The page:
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UPDATE: Lytton Rancheria on the west side of Windsor/rural Sonoma County


UPDATE: Lytton Rancheria on the west side of Windsor/rural Sonoma County

By Betsy Mallace

The following is an update on the Lytton Rancheria desire to move land on the west side of Windsor/rural Sonoma County into Federal trust. 

There are only two legal ways for Indian owned land to move into Federal trust, one is thru the Department of the Interior’s Bureau of Indian Affairs (BIA) and the other is a special act of congress, passing an approved bill.  

The Lytton have had an application in with the BIA since 2009, it is still pending/not-approved. A tribal representative said last month “we’re still working on the legal justification for taking the land into trust”. So, the BIA will have to find some new legal justification before approving the application. Due to the new administration, there is currently no Interior Secretary nor a Secretary of Indian Affairs (BIA), which may further slow down the Bureau’s applications. 

Legislatively, a special act of congress would need to be passed for the land to move into trust. Rep. Jared Huffman’s bill HR2538 did not move forward and “died” in the close of 2016 congress. Rep. Jeff Denham, who does not represent our area, placed a new bill HR597, onto the House floor in January 2017. It is basically the same text as Huffman’s previous bill. It has many hurdles to pass, before it could be approved. If it does get approved, it could be completely changed (or “stripped” of many of its protections), so it does not give any guaranteed protection against gambling or large commercial development.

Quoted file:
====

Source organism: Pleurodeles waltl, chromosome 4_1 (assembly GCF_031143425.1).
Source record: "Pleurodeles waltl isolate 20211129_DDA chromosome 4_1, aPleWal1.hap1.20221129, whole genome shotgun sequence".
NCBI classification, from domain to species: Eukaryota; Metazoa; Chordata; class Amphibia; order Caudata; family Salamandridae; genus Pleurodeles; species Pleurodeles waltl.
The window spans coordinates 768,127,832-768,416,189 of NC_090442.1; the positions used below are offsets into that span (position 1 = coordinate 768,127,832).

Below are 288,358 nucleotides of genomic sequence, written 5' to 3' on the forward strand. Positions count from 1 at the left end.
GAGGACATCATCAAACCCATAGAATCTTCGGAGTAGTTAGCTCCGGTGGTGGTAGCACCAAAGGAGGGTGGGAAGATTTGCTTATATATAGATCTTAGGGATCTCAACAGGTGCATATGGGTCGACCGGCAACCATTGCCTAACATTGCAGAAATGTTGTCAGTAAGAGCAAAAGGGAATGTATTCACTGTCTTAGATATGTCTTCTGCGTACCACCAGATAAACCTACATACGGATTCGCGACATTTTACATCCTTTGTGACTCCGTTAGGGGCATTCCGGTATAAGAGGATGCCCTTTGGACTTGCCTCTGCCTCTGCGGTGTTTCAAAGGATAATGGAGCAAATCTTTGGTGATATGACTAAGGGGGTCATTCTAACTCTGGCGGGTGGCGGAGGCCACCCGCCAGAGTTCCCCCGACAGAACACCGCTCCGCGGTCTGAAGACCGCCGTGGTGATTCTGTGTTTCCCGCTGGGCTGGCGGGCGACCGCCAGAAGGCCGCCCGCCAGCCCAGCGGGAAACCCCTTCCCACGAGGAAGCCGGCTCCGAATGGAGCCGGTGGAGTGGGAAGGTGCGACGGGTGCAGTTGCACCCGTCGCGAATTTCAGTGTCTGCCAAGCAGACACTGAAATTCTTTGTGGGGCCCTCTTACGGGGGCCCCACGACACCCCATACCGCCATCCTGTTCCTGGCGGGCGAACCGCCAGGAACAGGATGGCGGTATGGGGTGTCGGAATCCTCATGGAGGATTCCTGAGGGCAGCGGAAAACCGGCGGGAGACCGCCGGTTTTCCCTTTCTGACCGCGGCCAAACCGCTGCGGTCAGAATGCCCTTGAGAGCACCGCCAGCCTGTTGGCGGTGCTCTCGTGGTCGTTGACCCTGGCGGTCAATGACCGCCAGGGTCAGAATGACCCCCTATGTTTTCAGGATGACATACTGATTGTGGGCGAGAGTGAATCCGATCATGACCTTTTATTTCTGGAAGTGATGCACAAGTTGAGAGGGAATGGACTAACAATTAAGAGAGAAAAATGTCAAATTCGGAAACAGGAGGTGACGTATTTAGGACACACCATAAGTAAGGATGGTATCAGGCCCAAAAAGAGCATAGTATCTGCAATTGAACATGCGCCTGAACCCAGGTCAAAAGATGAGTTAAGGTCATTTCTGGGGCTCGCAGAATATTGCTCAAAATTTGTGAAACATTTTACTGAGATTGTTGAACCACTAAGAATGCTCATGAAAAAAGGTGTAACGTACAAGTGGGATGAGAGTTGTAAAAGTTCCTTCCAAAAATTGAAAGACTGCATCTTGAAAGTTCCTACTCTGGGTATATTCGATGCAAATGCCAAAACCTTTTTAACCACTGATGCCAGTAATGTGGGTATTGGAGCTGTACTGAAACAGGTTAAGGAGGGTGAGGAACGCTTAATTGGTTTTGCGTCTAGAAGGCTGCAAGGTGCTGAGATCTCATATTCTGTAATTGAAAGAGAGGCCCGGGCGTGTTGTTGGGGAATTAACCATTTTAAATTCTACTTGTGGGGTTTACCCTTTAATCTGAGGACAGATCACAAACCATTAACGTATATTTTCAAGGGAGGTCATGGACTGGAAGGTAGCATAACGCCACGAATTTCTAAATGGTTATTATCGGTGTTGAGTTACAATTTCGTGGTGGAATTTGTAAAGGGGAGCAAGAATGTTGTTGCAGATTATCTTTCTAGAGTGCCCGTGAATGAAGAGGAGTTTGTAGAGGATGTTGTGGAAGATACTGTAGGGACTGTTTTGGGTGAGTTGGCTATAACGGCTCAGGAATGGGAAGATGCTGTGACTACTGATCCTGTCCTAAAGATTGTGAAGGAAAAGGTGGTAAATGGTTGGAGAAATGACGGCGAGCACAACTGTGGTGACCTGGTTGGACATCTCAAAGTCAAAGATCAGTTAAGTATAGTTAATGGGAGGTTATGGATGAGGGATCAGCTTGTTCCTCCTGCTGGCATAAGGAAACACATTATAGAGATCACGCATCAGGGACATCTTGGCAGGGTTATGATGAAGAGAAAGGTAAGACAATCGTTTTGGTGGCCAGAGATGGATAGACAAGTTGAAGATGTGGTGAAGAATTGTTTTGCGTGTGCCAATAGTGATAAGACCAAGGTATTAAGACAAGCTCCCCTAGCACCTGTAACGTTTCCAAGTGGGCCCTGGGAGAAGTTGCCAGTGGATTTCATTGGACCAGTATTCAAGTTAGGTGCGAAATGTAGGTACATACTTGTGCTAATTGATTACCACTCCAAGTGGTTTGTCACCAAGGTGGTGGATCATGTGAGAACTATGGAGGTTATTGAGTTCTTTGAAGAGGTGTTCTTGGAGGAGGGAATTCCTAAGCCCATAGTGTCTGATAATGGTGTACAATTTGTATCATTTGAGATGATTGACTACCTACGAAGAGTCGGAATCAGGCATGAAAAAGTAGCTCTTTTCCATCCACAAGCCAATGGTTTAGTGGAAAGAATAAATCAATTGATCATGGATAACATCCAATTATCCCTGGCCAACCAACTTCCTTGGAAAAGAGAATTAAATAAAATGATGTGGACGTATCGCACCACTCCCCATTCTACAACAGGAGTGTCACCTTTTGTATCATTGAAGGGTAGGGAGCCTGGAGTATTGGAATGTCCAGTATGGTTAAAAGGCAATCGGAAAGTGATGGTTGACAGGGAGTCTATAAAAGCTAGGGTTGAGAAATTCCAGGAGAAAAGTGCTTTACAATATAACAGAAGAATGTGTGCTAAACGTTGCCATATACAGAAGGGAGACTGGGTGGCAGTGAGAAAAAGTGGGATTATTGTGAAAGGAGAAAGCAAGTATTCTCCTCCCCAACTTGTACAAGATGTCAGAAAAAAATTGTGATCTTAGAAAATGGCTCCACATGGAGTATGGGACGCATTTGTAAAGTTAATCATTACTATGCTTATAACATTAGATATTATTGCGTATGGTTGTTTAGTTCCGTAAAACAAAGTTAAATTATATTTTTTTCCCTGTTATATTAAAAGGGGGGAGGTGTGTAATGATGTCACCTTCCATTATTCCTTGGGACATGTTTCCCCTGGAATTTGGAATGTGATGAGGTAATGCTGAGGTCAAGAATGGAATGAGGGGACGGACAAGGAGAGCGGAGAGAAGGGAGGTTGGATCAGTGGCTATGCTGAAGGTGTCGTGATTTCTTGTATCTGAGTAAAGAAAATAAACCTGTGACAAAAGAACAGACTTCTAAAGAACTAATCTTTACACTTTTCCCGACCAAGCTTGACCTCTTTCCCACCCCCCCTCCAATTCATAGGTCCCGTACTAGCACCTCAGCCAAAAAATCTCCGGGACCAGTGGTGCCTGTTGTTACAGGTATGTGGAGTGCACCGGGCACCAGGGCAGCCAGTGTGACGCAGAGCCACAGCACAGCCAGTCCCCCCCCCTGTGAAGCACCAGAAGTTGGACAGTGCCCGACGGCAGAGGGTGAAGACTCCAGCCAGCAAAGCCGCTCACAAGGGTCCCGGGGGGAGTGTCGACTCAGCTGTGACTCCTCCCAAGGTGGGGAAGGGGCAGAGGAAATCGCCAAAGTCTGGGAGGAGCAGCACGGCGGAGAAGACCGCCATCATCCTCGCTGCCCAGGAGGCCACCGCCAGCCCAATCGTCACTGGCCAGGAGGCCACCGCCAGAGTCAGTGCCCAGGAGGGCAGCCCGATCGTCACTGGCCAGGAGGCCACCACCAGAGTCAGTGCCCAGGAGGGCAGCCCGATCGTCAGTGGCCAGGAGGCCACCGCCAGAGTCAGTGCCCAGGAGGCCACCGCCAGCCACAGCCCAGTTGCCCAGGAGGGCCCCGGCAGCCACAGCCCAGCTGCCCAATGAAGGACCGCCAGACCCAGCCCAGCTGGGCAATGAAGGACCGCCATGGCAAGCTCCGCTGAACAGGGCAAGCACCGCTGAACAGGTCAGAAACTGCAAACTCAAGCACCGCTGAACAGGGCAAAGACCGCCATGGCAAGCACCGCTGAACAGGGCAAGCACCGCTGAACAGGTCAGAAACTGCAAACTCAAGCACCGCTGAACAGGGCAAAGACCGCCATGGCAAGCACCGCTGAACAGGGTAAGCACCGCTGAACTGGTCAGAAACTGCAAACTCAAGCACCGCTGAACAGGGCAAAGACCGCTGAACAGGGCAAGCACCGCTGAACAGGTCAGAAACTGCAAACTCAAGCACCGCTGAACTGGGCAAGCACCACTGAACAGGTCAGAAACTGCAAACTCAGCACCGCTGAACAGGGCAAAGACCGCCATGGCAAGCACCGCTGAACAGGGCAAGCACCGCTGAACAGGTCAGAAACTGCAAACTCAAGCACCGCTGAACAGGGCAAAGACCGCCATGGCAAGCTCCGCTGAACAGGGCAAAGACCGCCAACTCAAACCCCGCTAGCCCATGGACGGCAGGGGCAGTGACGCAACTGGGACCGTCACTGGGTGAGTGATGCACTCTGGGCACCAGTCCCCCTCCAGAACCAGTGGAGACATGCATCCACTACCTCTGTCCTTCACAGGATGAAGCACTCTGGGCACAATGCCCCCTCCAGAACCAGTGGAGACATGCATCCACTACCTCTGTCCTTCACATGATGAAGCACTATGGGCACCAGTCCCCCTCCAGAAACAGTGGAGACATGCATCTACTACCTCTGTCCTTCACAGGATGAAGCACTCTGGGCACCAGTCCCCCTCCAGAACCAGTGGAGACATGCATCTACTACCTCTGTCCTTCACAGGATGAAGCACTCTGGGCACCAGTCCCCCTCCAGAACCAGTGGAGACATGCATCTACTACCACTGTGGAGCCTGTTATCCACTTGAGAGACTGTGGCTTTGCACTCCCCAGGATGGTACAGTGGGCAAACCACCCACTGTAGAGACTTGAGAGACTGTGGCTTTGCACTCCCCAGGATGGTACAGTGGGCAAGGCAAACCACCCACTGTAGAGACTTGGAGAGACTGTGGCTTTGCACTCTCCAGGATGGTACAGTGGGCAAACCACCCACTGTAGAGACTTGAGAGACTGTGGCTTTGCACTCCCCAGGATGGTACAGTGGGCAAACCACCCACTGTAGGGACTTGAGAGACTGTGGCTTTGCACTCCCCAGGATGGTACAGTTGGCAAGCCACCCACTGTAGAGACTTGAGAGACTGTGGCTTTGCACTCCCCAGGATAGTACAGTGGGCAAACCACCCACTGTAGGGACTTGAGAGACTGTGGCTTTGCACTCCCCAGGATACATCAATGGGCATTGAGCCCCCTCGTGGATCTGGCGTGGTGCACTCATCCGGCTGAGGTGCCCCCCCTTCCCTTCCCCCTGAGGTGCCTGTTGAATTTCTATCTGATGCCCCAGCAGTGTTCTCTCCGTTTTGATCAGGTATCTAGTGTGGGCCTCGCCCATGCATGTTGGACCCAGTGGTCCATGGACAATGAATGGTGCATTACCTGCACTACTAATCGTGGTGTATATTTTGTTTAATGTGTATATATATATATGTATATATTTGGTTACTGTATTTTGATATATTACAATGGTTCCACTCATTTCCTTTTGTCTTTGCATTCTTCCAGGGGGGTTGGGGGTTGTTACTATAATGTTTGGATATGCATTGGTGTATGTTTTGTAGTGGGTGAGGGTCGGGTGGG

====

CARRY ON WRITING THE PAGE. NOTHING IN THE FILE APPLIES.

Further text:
The county signed a Memo of Understanding with the tribe (MOU) two years ago, which only go into effect if the land gets moved into Federal trust. It offers, some limited agreement for no gambling (but only for 22 years from the signing- or 20 years in the future, and only in a specific area). 

Not all Indian tribes have a legal right to Federal trust land, there are very specific requirements. At this time, if has not been proved that the Lytton meet these requirements. 

Additionally, the Lytton Rancheria has recently purchased the Salvation Army Lytton Springs property for $30.0 million, which was $6.0 million more than the asking price. They have owned the San Pablo Casino since 2002, which has been reported to earn more than $260.0 million a year.